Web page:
PRIEST OF BONES by Peter McLean (Book Review)
‘We fell upon them like the wrath of Our Lady.
A glorious charge, in the light of the rising sun.
It sounds so grand.
It sounds like the stuff of legends, the act of heroes. Well, we were no heroes, and we were outnumbered, and exhausted and hurt, and it was a fucking disaster.’
Priest of Bones by Peter McLean is the first book in The War for the Rose Throne series, and my god, am I kicking myself for not reading this sooner. This was a sensational read from start to finish, which solidifies my love for gangster-esque, grimdark fantasy.
Tomas Piety and his misfit crew return from the war in Abingon. They should be celebrated as war heroes, they should be praised for surviving the horrors that they have seen and been through, but that’s a far cry from what they receive. The war veterans return home to Ellingburg, a place that’s now devastated with poverty, famine and plague. Tomas Piety soon discovers that the business empire he once owned, which helped to keep his streets thriving, has now been overrun by a foreign enemy. For a man like Tomas Piety, he simply can’t let that pass.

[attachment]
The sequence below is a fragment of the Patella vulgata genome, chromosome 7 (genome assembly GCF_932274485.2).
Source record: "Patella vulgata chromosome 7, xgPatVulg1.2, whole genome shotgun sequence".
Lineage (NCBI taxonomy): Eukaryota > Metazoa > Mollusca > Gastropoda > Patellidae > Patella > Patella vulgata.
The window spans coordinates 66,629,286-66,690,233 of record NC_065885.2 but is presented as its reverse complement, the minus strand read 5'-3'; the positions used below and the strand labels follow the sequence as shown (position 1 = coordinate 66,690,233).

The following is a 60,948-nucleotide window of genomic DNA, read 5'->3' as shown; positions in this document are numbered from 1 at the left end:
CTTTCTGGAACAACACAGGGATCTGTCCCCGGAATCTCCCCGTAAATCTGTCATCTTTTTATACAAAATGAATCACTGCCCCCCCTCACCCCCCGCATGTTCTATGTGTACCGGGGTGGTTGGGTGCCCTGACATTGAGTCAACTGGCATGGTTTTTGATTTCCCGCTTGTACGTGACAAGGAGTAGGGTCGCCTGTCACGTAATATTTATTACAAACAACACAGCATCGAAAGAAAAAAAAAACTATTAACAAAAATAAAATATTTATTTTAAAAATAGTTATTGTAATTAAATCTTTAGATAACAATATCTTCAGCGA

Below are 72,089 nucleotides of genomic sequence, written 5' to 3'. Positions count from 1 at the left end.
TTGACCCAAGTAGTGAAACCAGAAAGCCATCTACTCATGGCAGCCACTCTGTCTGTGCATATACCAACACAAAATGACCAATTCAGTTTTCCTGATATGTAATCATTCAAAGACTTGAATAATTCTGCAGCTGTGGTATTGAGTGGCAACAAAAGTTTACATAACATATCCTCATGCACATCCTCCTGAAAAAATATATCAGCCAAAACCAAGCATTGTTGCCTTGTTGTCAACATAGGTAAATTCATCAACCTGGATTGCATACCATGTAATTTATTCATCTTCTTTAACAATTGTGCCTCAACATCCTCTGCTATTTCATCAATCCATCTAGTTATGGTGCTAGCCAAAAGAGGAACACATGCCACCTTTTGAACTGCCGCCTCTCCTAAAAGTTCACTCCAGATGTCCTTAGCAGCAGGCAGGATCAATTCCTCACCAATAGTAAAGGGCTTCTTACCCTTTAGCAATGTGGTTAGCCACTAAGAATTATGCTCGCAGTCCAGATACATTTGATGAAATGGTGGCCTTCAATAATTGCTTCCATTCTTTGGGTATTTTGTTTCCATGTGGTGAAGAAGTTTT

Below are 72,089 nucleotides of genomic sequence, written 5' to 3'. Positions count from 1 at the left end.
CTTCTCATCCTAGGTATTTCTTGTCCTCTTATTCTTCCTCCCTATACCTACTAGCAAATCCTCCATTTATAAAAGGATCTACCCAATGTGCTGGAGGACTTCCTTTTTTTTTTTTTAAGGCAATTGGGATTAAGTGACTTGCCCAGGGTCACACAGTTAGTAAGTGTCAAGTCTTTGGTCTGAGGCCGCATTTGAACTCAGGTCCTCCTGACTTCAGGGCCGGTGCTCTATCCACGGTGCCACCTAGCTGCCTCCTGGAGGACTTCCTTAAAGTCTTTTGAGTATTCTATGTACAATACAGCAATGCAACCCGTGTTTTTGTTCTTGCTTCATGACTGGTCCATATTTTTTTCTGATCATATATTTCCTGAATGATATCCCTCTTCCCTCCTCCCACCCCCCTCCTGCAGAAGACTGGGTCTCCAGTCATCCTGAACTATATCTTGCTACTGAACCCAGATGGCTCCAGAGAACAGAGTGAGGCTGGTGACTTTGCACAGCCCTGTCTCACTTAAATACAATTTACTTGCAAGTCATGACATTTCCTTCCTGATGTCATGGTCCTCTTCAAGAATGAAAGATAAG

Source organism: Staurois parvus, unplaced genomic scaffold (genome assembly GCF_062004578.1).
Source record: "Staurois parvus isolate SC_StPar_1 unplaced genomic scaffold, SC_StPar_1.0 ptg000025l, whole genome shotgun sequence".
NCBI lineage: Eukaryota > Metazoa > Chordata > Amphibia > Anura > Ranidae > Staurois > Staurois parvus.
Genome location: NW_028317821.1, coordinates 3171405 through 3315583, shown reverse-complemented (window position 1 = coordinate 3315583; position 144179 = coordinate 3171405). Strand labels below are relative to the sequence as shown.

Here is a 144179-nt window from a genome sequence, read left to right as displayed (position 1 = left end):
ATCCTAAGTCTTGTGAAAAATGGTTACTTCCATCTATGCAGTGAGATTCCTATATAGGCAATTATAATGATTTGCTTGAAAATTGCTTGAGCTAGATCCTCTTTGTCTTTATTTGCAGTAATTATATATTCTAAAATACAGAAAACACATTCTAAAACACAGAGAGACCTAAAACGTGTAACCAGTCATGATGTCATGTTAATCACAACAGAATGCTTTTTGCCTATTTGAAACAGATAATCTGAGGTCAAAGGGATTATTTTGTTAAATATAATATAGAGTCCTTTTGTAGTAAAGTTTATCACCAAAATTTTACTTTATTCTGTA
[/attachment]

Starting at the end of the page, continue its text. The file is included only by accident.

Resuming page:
Together with the help of his comrades from the war, Tomas resurrects his Pious Men – a once feared and respected criminal gang – to take back all that is rightfully his. What follows is a turbulent story of turf brawls, political intrigue and the fight for power. This is grimdark to its core. You see, Tomas has his own notion of justice, and may god help you if you’re on the receiving end of his wrath.
So it may seem as though Priest of Bones is yet another grimdark tale, full of gratuitous violence, and all the other characteristics which the genre can entail. You’d be wrong though. McLean takes the concepts of grimdark, and delivers them in a much more distinctive way, and I’m all for it. For example, in the opening chapter, Tomas Piety slays one of his men who attempts to rape a young girl. Yes, this is done brutally, bloodily even, and if you’re someone like me who enjoys all those stabby stabby gory action scenes, then you’ll find it as entertaining as I did. However my point is, it is not without reason; this is not violence for the sake of violence. This was a scene I certainly appreciated, because it sets the tone for the zero tolerance towards abuse, which is a significant theme throughout.